Contains some of Kate's best stories to date, including "McNamara's Tear,"which won the Best Ballad Award at the South Florida Folk Festival competition. (Click again to reduce this image)
What We Do
Kate and Robin have played concerts together for eight years. Finally, a CD, made together, owned together. Definitely cause for celebration!
“ What We Do was recorded in concert at Randolph County Community Arts Center in Elkins, West Virginia, and you can tell the audience really loved what they were hearing. I do too! If you haven’t heard them live, it’ll give you a glimpse of what you’ve missed.” – Meryle Korn, Portland Folk Music Society newsletter
“Between the amazing picking of Robin Kessinger and that unique voice of Kate’s, I went to my Thesaurus to try to find some word or words that could capture the talent and uniqueness of this work. The book did not help. All I can do is say WOW!!!” – Bill Hahn, host “Traditions,” WFDU Teaneck, NJ
“It’s the perfect blend, and you won’t be disappointed!” – Marv Sobolesky, marvsmusic.com
Happy news! Kettle Bottom, the radio show Kate produced, won a national award and has been made into a CD. It makes a wonderful stocking stuffer, with amazing readings of Diane Gilliam Fisher’s poems. It has tracks, so you can go back to parts you want to hear again. Kate gave Diane the rights to market the CD, so most of the purchase price will support her poetry habit, which is a very good thing to do.
From the jacket: First broadcast on West Virginia Public Radio, this CD gives listeners a vivid glimpse into coal camp life. Native West Virginians read selections from Fisher’s poetry book. Producer Kate Long wove their voices with history of the mine wars, music, and conversation with the author. The result is a portrait of people who insist on their own dignity as they walk the fine line between life and death.
$15 apiece. A gift you won’t find anywhere else.
Pieces of Heart
Classic Appalachian originals delivered in a dusky, expressive alto filled with emotion and humor, including Kate's original of her song, “Who’ll Watch the Homeplace,” an IBMA Song of the Year.
As Rich Kirby of Kentucky’s Appalshop wrote, “Long takes a journey through a landscape of work and pleasure, hardship and job, dreams broken and mended, and through several generations of musical history as well. The recording is full of tenderness, humor, sorrow, and the surprises that always come from looking at a familiar place through a fresh eye. My guess is that Pieces of Heart will be treasured by the people who get to hear it.”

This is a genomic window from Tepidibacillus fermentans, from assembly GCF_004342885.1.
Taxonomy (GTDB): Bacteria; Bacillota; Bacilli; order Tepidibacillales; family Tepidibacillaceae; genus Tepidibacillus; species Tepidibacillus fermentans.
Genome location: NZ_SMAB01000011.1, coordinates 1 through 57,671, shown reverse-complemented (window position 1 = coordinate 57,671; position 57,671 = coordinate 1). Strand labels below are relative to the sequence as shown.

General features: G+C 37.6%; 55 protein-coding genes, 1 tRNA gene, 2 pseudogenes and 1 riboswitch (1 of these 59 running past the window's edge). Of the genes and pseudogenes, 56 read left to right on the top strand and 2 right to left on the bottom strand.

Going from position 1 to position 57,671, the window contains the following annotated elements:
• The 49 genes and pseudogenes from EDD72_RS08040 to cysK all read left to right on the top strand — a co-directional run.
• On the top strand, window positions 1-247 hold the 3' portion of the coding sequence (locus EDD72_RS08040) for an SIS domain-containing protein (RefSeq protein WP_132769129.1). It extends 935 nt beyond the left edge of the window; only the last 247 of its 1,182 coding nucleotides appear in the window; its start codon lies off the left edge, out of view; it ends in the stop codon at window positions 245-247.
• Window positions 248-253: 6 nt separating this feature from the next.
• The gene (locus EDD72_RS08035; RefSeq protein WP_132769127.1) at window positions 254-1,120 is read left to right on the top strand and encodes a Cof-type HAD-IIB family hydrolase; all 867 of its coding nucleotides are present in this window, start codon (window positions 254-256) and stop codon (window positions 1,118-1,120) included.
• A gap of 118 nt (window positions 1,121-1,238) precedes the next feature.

Songs from Pieces of Heart have been recorded on four continents: Who’ll Watch the Homeplace, an IBMA Song of the Year; the audience invitational, “Listening;” “Little Girl God,” about a little girl who wonders if she might be the female Jesus, “Ain’t Got Much Money, So What Did I Do Wrong?”
“Don’t Tell Me Just Pick Up and Leave” has often been used in programs about domestic violence. “What Is Past Is Gone” and “Listening” are used a capella in spiritual gatherings.
“She writes with a depth of love and understanding that is all too rare in the world.”
– Laurie Lewis, Rounder recording artist
People who come to Kate’s concerts laugh a lot between songs - sometimes during songs such as: “Lift Me to Heaven before I Turn Mean,”“Go Try and Dump It When Nobody Is Around,” or “Ain’t Got Much Money, so What did I Do Wrong.” They may also be moved to tears by ballads such as “Time Has Slipped” (a wife watches her husband slip into Alzheimers) or “McNamara’s Tear” (a woman remembers her lover, lost in Vietnam).
Moving, witty Appalachian-rooted originals delivered in an unmistakable rich, dusky alto, including the award-winning a capella Vietnam ballad, "McNamara's Tear."
This CD showcases the range of Kate’s writing. Audiences laugh out loud when she sings "When I Meet You in Heaven, I'm Gonna Give You Hell" or "Why Can't You Speak Plain English?” People are moved to tears by ballads such as "Oh, How I Meant to Love You" or “McNamara’s Tear.”
“Kate has a keen eye for the surprises in everyday things – hope in turmoil, sadness in silence, irony that exposes the hazards of business-as-usual. Every story took me someplace different than I expected to go, with a skill that let me enjoy the journey.” – Charlie King
“Kate’s songs make you think, but – more important – they make you feel.” – Gaye Adegbalola